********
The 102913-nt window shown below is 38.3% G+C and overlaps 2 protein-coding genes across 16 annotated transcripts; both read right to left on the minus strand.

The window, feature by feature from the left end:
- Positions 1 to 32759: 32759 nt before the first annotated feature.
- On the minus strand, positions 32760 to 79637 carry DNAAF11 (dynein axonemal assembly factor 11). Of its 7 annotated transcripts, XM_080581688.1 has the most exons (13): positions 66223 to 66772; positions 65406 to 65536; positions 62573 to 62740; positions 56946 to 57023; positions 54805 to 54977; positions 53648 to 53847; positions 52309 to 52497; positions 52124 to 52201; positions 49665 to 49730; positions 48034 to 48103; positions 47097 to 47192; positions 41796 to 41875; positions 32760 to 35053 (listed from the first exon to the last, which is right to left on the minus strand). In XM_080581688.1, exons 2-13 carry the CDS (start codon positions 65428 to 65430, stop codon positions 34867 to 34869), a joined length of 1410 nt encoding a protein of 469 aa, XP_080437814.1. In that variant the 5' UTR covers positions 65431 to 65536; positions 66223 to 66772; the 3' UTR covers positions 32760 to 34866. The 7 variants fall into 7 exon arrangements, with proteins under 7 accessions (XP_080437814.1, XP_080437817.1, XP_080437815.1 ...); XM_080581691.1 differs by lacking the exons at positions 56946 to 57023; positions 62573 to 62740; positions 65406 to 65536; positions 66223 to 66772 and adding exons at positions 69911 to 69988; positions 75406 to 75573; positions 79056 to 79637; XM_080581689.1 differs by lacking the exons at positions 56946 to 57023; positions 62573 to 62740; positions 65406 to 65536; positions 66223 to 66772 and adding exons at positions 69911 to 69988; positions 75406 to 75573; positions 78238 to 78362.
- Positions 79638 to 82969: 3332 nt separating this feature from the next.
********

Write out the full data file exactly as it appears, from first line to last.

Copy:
The 102913-nt window shown below is 38.3% G+C and overlaps 2 protein-coding genes across 16 annotated transcripts; both read right to left on the minus strand.

The window, feature by feature from the left end:
- Positions 1 to 32759: 32759 nt before the first annotated feature.
- On the minus strand, positions 32760 to 79637 carry DNAAF11 (dynein axonemal assembly factor 11). Of its 7 annotated transcripts, XM_080581688.1 has the most exons (13): positions 66223 to 66772; positions 65406 to 65536; positions 62573 to 62740; positions 56946 to 57023; positions 54805 to 54977; positions 53648 to 53847; positions 52309 to 52497; positions 52124 to 52201; positions 49665 to 49730; positions 48034 to 48103; positions 47097 to 47192; positions 41796 to 41875; positions 32760 to 35053 (listed from the first exon to the last, which is right to left on the minus strand). In XM_080581688.1, exons 2-13 carry the CDS (start codon positions 65428 to 65430, stop codon positions 34867 to 34869), a joined length of 1410 nt encoding a protein of 469 aa, XP_080437814.1. In that variant the 5' UTR covers positions 65431 to 65536; positions 66223 to 66772; the 3' UTR covers positions 32760 to 34866. The 7 variants fall into 7 exon arrangements, with proteins under 7 accessions (XP_080437814.1, XP_080437817.1, XP_080437815.1 ...); XM_080581691.1 differs by lacking the exons at positions 56946 to 57023; positions 62573 to 62740; positions 65406 to 65536; positions 66223 to 66772 and adding exons at positions 69911 to 69988; positions 75406 to 75573; positions 79056 to 79637; XM_080581689.1 differs by lacking the exons at positions 56946 to 57023; positions 62573 to 62740; positions 65406 to 65536; positions 66223 to 66772 and adding exons at positions 69911 to 69988; positions 75406 to 75573; positions 78238 to 78362.
- Positions 79638 to 82969: 3332 nt separating this feature from the next.